But just because you carry the APOE-E4 allele doesn’t mean you will develop Alzheimer’s disease. Many people who carry APOE-E4 never get Alzheimer’s. And many people who carry other variants of APOE do get Alzheimer’s. Nor does the presence of APOE-E4 predict who will progress from mild cognitive impairment, a brain condition marked by forgetfulness and memory problems, to full-blown Alzheimer’s.
So should you get tested for APOE-E4?
Given the unpredictability of APOE-E4 and its effects on Alzheimer’s risk, most experts do not advise getting tested for its presence. No effective therapies are currently available to modify the course of Alzheimer’s progression, so even if you do carry the APOE-E4 gene and believe that your risk might be higher, there are no drugs you can take to prevent or cure Alzheimer’s. Learning you carry the APOE-E4 gene may only cause undue anxiety if you convinced yourself that you are destined to come down with the disease.
For all these reasons, the National Institute on Aging recommends against routine genetic testing for Alzheimer’s disease except in a research setting, such as a clinical trial. Many experts also recommend that anyone considering getting tested should talk with a genetic counselor first about what the results might mean and how you might react to the result.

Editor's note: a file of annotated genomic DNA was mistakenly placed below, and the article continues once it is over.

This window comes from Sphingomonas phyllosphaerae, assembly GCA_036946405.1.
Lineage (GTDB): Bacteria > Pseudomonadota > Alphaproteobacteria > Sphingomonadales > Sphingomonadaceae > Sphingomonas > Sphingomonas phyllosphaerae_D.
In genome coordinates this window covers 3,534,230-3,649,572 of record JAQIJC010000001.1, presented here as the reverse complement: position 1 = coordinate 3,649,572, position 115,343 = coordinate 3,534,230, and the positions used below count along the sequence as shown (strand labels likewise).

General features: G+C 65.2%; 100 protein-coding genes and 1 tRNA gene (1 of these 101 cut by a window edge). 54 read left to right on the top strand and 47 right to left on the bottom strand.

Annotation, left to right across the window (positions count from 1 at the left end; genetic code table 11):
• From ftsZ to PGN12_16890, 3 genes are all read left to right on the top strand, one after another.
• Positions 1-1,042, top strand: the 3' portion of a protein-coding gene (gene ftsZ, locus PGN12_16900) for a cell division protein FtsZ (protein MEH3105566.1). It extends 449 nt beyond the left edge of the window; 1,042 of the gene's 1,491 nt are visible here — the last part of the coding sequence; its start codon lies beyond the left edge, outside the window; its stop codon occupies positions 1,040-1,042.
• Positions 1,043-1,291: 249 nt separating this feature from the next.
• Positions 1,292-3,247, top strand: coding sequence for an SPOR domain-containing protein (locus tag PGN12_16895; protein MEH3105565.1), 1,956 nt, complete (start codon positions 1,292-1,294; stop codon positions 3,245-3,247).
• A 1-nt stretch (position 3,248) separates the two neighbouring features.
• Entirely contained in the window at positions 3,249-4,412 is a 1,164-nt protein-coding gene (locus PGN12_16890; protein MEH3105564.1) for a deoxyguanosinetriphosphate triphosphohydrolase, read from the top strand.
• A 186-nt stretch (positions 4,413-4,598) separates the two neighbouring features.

Most older people worried about Alzheimer’s can simply be monitored by their doctors and be given period memory tests like the Mini-Mental State Exam. They may not score at optimal levels, but that’s a normal part of aging.
If memory continues to worsen over time, your doctor might order a genetic test, or conduct brain scans to look for signs of beta-amyloid deposits in the brain. But it’s worth noting that more than 70 percent of those over 65 who show signs of beta-amyloid plaques in their brains never develop dementia in their lifetimes.
Brain scans can also help to rule out other, potentially treatable disorders that may be causing memory problems or other symptoms. Increasingly, blood tests that assess beta-amyloid or another protein called tau are showing promise for the diagnosis of Alzheimer’s as well.
Understanding the limits of genetic testing, and the uncertainties of diagnostic tests for Alzheimer’s, can help to put concerns in perspective. Lifestyle measures to help maintain brain skills, such as cognitively stimulating activities, social engagement, regular physical activity, a heart-healthy diet, and quality sleep, should be largely encouraged. At this time, such healthy behaviors will be significantly more useful than genetic testing.
By ALZinfo.org, The Alzheimer’s Information Site. Reviewed by Marc Flajolet, Ph.D., Fisher Center for Alzheimer’s Research Foundation at The Rockefeller University.
Source: Parichita Choudhury, M.D., MSc; Vijay K. Remanan, M.D.; Bradley F. Boeve, M.D.: “APOE E4 Allele Testing and Risk of Alzheimer Disease.” JAMA, January 14, 2021